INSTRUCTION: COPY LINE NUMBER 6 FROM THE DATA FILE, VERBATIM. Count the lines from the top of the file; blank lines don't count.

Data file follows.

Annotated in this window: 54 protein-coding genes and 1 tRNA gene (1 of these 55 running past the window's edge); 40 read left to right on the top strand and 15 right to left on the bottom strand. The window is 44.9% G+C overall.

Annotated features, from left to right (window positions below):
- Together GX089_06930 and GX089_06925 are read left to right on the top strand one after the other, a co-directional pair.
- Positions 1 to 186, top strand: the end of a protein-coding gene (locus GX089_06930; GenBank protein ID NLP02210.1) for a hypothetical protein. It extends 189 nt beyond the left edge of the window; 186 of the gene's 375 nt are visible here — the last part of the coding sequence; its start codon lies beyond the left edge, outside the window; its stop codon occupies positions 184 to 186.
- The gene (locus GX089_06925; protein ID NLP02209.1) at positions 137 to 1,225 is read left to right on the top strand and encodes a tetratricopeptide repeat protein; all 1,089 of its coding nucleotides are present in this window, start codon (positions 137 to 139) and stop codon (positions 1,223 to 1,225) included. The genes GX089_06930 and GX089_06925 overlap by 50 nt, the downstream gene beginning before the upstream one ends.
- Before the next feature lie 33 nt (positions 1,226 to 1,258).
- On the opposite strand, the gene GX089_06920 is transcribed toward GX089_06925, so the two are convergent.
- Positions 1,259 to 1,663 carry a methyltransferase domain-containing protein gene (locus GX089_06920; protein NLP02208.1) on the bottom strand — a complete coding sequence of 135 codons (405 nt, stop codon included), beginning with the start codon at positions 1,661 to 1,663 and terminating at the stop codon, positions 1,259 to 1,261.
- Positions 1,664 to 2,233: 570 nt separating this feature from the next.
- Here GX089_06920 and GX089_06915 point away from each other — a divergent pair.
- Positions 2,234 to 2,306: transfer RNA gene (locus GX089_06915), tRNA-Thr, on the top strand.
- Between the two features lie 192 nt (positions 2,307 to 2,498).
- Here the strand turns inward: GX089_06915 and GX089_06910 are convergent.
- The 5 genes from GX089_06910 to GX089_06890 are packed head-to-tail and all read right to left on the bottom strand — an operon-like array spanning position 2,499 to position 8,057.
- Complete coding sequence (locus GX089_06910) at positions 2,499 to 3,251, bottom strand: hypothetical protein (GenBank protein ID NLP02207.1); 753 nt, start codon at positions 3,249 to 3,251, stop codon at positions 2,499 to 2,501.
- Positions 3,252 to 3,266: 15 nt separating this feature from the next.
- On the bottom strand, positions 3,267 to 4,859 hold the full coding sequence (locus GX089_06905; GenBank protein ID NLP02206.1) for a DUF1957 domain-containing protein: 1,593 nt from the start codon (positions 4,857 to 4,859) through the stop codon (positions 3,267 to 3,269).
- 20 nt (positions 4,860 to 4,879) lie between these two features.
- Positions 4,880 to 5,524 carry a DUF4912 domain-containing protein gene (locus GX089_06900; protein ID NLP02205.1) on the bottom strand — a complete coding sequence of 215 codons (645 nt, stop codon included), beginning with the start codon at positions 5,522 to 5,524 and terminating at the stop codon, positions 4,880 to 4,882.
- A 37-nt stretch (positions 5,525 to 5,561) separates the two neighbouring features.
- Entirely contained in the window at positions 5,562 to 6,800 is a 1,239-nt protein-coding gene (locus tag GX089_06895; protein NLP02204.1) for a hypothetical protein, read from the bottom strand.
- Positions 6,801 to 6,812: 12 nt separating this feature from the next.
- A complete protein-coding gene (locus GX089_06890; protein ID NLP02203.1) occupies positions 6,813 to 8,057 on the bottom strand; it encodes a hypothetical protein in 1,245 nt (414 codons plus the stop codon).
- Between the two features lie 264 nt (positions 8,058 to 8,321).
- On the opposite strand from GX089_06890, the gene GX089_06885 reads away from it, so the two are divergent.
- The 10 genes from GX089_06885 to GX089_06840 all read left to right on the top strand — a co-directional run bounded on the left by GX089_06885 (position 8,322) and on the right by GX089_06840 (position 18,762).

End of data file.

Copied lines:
- Before the next feature lie 33 nt (positions 1,226 to 1,258).